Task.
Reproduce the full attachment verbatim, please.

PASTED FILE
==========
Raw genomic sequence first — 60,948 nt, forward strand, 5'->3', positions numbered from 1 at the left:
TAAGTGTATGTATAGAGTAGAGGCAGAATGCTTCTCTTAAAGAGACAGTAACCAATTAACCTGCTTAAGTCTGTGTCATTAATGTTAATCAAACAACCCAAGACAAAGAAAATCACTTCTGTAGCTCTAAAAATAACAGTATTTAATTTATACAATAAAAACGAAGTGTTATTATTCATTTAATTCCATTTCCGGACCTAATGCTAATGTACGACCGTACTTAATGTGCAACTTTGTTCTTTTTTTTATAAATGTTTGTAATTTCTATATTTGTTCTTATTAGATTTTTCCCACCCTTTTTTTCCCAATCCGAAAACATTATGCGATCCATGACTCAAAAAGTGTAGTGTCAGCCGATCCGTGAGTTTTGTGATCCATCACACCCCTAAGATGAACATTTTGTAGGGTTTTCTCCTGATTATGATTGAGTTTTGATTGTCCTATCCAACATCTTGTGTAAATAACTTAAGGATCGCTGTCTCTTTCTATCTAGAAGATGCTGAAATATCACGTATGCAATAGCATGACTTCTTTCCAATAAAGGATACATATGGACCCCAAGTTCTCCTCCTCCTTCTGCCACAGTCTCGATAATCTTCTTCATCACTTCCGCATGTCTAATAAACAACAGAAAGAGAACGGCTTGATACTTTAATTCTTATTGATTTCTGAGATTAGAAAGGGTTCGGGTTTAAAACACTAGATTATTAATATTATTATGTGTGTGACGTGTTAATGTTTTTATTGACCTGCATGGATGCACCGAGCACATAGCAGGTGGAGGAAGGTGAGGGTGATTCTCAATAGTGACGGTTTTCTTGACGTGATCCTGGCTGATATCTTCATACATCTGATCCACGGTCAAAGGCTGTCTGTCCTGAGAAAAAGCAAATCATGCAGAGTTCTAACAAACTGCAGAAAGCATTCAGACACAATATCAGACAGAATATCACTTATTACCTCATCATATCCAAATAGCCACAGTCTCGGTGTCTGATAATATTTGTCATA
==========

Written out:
Raw genomic sequence first — 60,948 nt, forward strand, 5'->3', positions numbered from 1 at the left:
TAAGTGTATGTATAGAGTAGAGGCAGAATGCTTCTCTTAAAGAGACAGTAACCAATTAACCTGCTTAAGTCTGTGTCATTAATGTTAATCAAACAACCCAAGACAAAGAAAATCACTTCTGTAGCTCTAAAAATAACAGTATTTAATTTATACAATAAAAACGAAGTGTTATTATTCATTTAATTCCATTTCCGGACCTAATGCTAATGTACGACCGTACTTAATGTGCAACTTTGTTCTTTTTTTTATAAATGTTTGTAATTTCTATATTTGTTCTTATTAGATTTTTCCCACCCTTTTTTTCCCAATCCGAAAACATTATGCGATCCATGACTCAAAAAGTGTAGTGTCAGCCGATCCGTGAGTTTTGTGATCCATCACACCCCTAAGATGAACATTTTGTAGGGTTTTCTCCTGATTATGATTGAGTTTTGATTGTCCTATCCAACATCTTGTGTAAATAACTTAAGGATCGCTGTCTCTTTCTATCTAGAAGATGCTGAAATATCACGTATGCAATAGCATGACTTCTTTCCAATAAAGGATACATATGGACCCCAAGTTCTCCTCCTCCTTCTGCCACAGTCTCGATAATCTTCTTCATCACTTCCGCATGTCTAATAAACAACAGAAAGAGAACGGCTTGATACTTTAATTCTTATTGATTTCTGAGATTAGAAAGGGTTCGGGTTTAAAACACTAGATTATTAATATTATTATGTGTGTGACGTGTTAATGTTTTTATTGACCTGCATGGATGCACCGAGCACATAGCAGGTGGAGGAAGGTGAGGGTGATTCTCAATAGTGACGGTTTTCTTGACGTGATCCTGGCTGATATCTTCATACATCTGATCCACGGTCAAAGGCTGTCTGTCCTGAGAAAAAGCAAATCATGCAGAGTTCTAACAAACTGCAGAAAGCATTCAGACACAATATCAGACAGAATATCACTTATTACCTCATCATATCCAAATAGCCACAGTCTCGGTGTCTGATAATATTTGTCATA